We can immediately see that we have a much smoother appearance. And how this looks can be adjusted by changing how we interpolate between our points. For example, we could choose to draw curves between a set of points instead of just straight lines between adjacent points.

5. 3D World Generation

We’ve seen how to generate a realistic-looking 2D map, but what about a 3D map? What we’ve just seen is a simplification of Perlin Noise. This is a technique developed by Ken Perlin in 1983 to generate gradient noise, which gives a random yet realistic-looking pattern of heights.

Perlin Noise first generates a coarse grid of random gradient vectors overlaying our map. We can then compute a value for any position in our map such that the transitions between points will always be smooth. This is done by:

  • Determining the grid cell that our point is within, and thus the corners of this cell.
  • For each corner:
    • Generate an offset vector from this corner towards our point.
    • Calculate the dot product of this offset vector and the random gradient vector for this corner.
  • Interpolate all of these calculated dot products together to gain the height for this point.

This can be done in any number of dimensions, but we’ll work in 2D here. We’ll then treat every point on our 2D perlin noise as the height of the corresponding position in our 3D world:

This will then give us something like this:

2D perlin

This doesn’t look like much, but let’s try colouring it in a bit:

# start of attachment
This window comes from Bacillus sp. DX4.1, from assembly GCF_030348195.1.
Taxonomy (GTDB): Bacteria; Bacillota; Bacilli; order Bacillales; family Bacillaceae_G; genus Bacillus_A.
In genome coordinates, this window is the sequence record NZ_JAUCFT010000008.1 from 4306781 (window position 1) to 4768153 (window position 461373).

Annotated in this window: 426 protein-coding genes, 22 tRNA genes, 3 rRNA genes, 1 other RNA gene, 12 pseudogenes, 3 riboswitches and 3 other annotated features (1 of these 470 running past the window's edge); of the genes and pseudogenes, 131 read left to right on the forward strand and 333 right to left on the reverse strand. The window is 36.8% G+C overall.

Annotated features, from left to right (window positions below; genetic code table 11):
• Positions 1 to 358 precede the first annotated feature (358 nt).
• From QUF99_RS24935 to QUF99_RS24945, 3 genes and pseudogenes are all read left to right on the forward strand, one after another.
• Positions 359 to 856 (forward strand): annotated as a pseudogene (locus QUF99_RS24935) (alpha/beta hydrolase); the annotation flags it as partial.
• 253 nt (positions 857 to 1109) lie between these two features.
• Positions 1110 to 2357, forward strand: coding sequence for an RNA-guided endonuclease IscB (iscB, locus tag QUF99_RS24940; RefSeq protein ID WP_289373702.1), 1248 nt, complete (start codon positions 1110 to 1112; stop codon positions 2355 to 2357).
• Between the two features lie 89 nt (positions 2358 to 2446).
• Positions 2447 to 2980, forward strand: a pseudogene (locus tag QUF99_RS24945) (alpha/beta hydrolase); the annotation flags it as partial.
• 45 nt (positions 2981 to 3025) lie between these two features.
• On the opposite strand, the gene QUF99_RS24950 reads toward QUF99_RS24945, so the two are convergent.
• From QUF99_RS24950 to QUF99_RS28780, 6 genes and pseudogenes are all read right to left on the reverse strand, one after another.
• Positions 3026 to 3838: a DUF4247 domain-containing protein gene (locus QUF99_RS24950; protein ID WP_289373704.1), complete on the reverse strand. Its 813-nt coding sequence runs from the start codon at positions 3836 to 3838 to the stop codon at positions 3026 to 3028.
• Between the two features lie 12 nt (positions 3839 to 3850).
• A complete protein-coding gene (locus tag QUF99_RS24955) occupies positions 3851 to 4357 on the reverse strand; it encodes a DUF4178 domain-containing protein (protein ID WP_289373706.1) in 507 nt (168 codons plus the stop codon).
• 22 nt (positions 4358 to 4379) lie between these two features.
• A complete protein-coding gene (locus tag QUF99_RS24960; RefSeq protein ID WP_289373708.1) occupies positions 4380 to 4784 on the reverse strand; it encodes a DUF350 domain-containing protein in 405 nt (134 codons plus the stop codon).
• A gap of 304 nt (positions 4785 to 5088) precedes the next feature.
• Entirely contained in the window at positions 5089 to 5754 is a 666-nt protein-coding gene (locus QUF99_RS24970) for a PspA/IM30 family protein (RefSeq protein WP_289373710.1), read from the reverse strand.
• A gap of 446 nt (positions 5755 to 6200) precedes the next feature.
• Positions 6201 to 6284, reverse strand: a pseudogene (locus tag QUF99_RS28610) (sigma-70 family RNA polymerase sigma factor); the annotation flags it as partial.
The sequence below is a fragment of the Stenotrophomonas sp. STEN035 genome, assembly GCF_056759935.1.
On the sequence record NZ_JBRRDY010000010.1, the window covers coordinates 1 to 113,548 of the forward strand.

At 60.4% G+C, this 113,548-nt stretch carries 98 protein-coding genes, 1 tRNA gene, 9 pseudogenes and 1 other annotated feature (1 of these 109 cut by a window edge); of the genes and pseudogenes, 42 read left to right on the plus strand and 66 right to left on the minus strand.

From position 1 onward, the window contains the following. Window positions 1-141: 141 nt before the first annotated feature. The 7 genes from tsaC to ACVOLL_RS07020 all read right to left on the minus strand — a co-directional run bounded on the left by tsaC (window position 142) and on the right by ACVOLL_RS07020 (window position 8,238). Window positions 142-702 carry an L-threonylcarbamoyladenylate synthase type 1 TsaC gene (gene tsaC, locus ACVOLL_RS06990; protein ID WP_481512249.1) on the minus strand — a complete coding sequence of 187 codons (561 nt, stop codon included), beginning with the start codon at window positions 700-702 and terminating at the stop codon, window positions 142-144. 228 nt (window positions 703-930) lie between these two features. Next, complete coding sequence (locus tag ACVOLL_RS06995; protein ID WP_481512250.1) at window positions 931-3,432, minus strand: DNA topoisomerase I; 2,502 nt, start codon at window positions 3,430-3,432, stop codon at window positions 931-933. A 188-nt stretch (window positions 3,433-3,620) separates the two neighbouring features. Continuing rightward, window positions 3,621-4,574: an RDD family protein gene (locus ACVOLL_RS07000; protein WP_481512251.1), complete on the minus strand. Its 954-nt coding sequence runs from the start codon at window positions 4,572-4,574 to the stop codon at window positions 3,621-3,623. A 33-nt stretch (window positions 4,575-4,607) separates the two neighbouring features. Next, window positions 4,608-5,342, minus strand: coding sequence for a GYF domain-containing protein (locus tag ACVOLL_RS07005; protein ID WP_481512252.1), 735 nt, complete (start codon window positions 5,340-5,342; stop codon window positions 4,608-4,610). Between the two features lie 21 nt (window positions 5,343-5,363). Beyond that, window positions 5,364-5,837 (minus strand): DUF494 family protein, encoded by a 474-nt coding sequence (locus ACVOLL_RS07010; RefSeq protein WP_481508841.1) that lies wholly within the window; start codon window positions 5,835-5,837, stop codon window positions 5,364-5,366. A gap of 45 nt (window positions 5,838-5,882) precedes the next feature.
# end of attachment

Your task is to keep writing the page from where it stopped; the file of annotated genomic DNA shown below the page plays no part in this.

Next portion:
perlin noise

Suddenly, this looks like a realistic map.

5.1. Perlin Noise Algorithm

So, how does this all work? The overall algorithm for perlin noise is:

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The first thing we need to do is generate our random grid. This is a grid of random gradient vectors that overlays the map but is much coarser. The exact way this works isn’t important, but here we’re generating a random angle theta and then using trigonometry to calculate the x and y values for our vector.

This has the advantage that we’re only generating a single random number per point and that we’re guaranteed to generate a unit vector:

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After this, we start calculating values for every map point. From here on, there’s no randomness left. Everything is just calculating some values based on our random gradients and the relative positions on the map to them. This means that we can potentially store the random grid and just compute every map value on demand.

For each point on the map, we first need to determine which cell in our grid we’re in, and where we are within that grid cell. Ultimately this leaves us with two vectors for each corner of the grid cell that we’re in. The first is the random gradient vector for that corner, and the other is a vector from that corner to our position in the cell: